Thursday, April 24, 2008

swarm capture part two

part one
it failed miserably. yesterday the robust hive swarmed and lit about thirty feet high on a cedar branch. i came home and tabitha relayed the crazy swarming highlights. the swarm was so high in the air that we had to set up a rube goldberg series of ladders. tabitha wielded the electric pole saw while i held a huge trash can underneath. part of the swarm fell into the trash can while the other part took flight. we set up a new hive bottom and encouraged them in. some of the went.. mostly they disappeared. later when i checked the new hive it was completely vacant. arrgh...

part two, day two

today tabitha found the swarm again. it was much lower to the ground. while i was at work tabitha pored over the internet regarding catching swarms. armed with new better information we prepared for the wrangling. we assembled the necessary wrangling equipment and costumes. the hive was entangled in the fence. internet instructions suddenly became defunct.
compelled by the recent failure to overcome we surmised a plan. tabitha, who was not in the proper costume, would hold a flat board against the swarm. i would then put the hive recepticle under them and shake the fence, post and cross member vigorously while she pushed on the swarm. i mean real vigorously. most of them fell into the hive receptacle.

i promptly placed the cover on top. we had them--the queen. the illustrious queen without whom a hive has no meaning. the rest of the bees wanted in. they squirmed and swarmed but still docile. i tenatively opened the bottom entrance screen hoping that the flow of bees would move in and not out. we want the bees in the hive. as luck would have it they moved in but only after several undulations that were not convincing me of inward progress. finally all but a hundred or so went in.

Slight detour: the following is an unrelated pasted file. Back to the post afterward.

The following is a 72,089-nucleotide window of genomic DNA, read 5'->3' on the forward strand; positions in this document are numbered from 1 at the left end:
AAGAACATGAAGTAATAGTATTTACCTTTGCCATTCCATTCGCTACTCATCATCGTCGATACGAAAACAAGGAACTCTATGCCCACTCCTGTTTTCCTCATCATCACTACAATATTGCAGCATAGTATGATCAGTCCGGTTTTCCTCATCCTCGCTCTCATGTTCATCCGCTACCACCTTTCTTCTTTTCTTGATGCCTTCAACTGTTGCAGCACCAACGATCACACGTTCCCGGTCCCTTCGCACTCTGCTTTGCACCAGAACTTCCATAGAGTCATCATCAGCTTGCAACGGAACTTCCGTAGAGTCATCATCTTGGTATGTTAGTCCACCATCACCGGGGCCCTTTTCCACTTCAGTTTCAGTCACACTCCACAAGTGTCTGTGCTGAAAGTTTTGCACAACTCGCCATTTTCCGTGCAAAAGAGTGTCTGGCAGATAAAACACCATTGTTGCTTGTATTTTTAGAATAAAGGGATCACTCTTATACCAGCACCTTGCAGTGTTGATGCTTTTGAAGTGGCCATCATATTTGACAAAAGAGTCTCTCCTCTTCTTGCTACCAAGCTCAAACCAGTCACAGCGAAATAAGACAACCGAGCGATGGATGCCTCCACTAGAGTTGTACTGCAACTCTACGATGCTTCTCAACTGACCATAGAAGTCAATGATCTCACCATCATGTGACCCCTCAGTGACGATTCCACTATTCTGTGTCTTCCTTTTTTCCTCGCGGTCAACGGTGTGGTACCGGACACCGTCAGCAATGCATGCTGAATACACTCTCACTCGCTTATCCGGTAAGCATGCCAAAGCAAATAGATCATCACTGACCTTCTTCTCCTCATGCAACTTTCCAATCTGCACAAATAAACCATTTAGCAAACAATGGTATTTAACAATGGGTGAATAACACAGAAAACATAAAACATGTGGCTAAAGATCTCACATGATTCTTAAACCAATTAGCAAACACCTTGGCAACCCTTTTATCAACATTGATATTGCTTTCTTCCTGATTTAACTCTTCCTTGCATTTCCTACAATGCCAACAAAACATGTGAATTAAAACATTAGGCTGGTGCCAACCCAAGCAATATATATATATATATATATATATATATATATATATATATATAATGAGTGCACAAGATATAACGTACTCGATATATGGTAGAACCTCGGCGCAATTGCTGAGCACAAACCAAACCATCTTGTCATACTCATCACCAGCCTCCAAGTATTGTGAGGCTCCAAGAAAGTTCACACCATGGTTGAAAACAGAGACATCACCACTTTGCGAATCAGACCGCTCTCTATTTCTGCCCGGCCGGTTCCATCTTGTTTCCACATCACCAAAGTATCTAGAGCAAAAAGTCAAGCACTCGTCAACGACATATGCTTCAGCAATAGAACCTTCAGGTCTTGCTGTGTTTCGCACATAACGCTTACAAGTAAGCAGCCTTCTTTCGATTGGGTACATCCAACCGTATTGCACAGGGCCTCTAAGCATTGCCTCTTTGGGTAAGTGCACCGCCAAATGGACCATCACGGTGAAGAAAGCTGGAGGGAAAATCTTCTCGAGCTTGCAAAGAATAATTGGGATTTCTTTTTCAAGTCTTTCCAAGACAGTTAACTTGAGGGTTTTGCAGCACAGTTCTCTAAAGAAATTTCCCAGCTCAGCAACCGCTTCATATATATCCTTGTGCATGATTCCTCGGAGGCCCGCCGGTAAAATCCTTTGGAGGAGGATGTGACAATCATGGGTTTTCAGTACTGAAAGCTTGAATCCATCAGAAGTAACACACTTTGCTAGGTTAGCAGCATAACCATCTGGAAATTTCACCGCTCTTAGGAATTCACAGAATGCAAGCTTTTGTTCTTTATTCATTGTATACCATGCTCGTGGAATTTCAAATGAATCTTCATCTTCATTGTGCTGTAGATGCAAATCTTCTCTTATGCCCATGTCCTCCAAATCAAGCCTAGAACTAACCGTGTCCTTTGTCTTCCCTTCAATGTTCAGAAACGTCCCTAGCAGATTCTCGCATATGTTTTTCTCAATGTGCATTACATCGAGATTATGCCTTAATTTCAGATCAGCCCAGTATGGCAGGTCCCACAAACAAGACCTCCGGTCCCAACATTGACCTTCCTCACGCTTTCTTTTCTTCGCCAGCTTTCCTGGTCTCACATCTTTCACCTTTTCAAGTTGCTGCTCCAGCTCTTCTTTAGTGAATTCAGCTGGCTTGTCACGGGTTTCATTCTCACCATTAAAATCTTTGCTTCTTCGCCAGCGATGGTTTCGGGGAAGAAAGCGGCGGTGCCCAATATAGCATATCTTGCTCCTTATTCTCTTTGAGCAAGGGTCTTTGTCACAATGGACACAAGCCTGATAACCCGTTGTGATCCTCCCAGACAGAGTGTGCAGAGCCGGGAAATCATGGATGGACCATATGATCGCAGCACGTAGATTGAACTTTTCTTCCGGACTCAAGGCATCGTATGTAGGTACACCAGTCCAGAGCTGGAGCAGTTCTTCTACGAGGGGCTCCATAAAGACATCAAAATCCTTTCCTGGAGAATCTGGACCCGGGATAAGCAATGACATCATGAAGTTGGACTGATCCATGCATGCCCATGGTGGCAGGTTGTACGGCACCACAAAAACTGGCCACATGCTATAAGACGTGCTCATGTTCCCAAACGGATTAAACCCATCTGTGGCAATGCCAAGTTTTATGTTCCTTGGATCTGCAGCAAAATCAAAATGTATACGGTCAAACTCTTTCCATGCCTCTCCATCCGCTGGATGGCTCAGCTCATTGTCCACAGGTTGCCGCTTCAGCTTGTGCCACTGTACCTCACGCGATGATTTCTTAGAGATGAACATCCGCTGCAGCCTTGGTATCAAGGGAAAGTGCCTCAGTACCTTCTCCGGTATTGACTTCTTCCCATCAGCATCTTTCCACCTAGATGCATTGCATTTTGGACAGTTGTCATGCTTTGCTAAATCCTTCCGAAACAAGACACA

i took the screen and scraped most of them in and sealed the door. the few remaining bees were mad--they wanted in. i didn't care i had successfully captured thousands and thousands of bees and these few could just go back to the other hive.

the hive is successfully closed and i'll feed them sugar water for a few days. their scouts will have time to give up and stop trying to find better places than my intended hive. they will return to the old hive or die. the queen and bees will have plenty of time to settle into their new digs. at the end of the weekend i'll let them loose and they can start their new endeavor.

just before the bee wrangling tabitha found a frog in th field. he was huge. he looked tasty to me but i was the only one that really thought about eating his legs.


here is proof, besides me, that tabitha will kiss anything.

15 comments:

sugarcreekfarm said...

Wow, what an adventure with the bees! Tabitha is one brave chick. I couldn't have gotten that close.

And I've never seen a frog so ginormous!

hillbilly2be said...
This comment has been removed by the author.
Danielle said...

Wow, that's a bit more excitement than I'd like around the farmstead! Gotta love those rise to the challenge moments, and it sounds like you two definitely did!

I can't believe how big that frog is!

Robbyn said...

Wow, my heroes! It's awesome you were able to hive that swarm!!

Madeline said...